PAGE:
Okazaki Seiho, Mountains in Clouds, Showa era (1926-1989), 1920s-30s, H. 68¼ x W 68½ in.
(173.5 x 174 cm.)

Read more, click here

Hiroshi Yanagi Presents Selection of Japanese Art

March 13, 2022

A Pair of Lion and Guardian Dogs, Kamakura period, 13th century, pair of wooden statues
Shishi: H. 43 cm., Komainu: H. 48 cm.

Selection of Japanese Art, Hiroshi Yanagi Oriental Art
March 16-23, 2022

Exhibiting at:
Nicholas Hall
4F, 17 E. 76th Street
New York, NY

As part of Asia Week New York 2022, Hiroshi Yanagi Oriental Art returns to New York from Kyoto and presents Selection of Japanese Art, an exhibition of masterpieces of painting, sculpture, ceramics, and other artworks, ranging from 300 BCE to the 20th century. Highlights include a statue of the Buddha of Wisdom, a scroll painting of Jurojin (the god of longevity) by Kamisaka Sekka and a pair of screens, six panels each, depicting Noh dramas. Other important works comprise an Imari-yaki big bottle and a pair of Hokkai containers with crests of the Tokugawa family.

Anonymous, Young Men Enjoying Pastimes (detail), Edo period, Kanbun era (1661-1673), eight-panel folding screen, ink and mineral pigments on paper

Read more, click here

National Museum of Asian Art Opens The Tibetan Buddhist Shrine Room

March 13, 2022

The National Museum of Asian Art's new Tibetan Buddhist Shrine Room is organized and installed to reflect Tibetan Buddhist concepts and customs.

Tibetan Buddhist Shrine Room
National Museum of Asian Art, Smithsonian Institution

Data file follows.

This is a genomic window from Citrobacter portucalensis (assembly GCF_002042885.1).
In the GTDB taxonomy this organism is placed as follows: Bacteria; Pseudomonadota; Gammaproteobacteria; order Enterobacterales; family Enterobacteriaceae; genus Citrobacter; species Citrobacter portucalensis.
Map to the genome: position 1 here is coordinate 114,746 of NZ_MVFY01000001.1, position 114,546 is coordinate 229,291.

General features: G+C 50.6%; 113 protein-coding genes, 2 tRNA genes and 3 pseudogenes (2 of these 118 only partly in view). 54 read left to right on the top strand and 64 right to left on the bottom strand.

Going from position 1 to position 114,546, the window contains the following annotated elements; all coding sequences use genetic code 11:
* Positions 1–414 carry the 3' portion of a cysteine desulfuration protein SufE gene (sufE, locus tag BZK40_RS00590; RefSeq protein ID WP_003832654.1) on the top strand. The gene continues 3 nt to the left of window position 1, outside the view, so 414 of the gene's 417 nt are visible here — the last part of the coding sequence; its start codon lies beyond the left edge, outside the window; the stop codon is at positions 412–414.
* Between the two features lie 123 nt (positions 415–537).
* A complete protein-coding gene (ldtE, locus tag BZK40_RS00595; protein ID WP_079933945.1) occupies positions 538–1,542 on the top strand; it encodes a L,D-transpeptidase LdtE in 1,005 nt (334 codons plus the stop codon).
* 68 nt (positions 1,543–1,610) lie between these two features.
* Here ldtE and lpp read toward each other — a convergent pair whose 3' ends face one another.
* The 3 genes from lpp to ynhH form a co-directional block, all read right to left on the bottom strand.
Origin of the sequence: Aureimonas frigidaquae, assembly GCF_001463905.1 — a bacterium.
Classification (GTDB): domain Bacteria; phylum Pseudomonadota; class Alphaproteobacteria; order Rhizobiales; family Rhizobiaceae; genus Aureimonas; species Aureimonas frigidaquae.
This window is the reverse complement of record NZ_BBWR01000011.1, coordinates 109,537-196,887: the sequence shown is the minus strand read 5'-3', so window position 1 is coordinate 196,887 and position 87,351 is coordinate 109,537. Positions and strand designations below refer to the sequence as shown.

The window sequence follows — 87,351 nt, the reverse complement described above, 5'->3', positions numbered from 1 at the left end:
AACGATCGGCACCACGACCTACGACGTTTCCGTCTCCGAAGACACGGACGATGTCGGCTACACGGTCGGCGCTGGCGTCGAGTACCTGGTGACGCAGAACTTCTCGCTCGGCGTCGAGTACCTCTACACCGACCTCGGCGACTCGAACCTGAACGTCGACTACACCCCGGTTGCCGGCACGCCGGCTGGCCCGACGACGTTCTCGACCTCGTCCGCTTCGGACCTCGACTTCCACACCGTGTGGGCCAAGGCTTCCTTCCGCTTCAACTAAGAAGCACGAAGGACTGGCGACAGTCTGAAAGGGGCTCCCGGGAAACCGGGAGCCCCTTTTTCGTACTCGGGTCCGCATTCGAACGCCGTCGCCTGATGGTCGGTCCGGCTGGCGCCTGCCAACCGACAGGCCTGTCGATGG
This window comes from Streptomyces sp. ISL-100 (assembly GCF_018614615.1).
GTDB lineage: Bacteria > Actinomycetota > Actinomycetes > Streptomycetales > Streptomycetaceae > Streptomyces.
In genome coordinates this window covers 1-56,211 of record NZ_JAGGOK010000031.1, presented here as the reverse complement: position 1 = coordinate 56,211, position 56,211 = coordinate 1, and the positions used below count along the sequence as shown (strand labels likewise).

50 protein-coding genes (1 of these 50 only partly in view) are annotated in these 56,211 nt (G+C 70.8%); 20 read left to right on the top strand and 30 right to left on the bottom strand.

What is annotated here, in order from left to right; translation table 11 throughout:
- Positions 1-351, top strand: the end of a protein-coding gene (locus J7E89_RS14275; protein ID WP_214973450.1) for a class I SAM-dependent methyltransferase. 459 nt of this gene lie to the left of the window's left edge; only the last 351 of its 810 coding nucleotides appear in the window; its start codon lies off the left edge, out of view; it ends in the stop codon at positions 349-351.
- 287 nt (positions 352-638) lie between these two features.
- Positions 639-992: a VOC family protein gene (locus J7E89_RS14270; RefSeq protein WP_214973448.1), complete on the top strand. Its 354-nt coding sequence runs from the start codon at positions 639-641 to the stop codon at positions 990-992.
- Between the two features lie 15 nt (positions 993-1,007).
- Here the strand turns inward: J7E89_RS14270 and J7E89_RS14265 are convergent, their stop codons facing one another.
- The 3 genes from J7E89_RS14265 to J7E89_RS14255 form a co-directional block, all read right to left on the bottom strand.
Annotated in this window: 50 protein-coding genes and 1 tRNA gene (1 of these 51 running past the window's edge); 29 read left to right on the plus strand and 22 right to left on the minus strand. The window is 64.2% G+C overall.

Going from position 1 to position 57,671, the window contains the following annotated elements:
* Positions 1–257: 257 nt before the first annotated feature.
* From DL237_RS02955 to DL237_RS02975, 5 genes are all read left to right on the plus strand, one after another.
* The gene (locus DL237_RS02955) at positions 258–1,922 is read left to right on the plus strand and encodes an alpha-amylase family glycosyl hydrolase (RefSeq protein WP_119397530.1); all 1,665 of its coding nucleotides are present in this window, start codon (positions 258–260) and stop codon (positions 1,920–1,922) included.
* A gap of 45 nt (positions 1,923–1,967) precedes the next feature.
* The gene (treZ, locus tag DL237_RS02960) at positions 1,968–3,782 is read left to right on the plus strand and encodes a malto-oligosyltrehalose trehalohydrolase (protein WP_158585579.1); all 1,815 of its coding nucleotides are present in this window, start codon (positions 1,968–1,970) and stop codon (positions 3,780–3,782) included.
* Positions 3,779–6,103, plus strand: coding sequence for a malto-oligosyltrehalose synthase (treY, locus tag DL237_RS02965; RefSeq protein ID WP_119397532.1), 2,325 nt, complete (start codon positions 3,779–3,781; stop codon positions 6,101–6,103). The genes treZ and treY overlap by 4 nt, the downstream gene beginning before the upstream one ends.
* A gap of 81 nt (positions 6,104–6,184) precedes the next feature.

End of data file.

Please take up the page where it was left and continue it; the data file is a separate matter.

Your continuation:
Now open to visitors ongoing for the next three years

The Tibetan Buddhist Shrine Room includes more than two hundred bronzes, paintings, silk hangings, and carpets that were created in Tibet, China, and Mongolia between the thirteenth and early twentieth centuries. Arranged to reflect Tibetan Buddhist concepts and customs rather than museum conventions, the glittering room evokes the Himalayan portals that bridge the mundane and the sacred worlds. A counterbalance to traditional museum displays of sacred art, the shrine room is an immersive environment that invites visitors to encounter Tibetan Buddhist art in a manner evoking the sacred precincts of the Himalayas. The experience is multisensory, as flickering lights evoke butter-lamp offerings and the sonorous chanting of Tibetan monks fills the room. More than two hundred objects are exhibited on painted furniture rather than in glass cases, hung among traditional textiles rather than on white walls, and presented without the mediation of labels.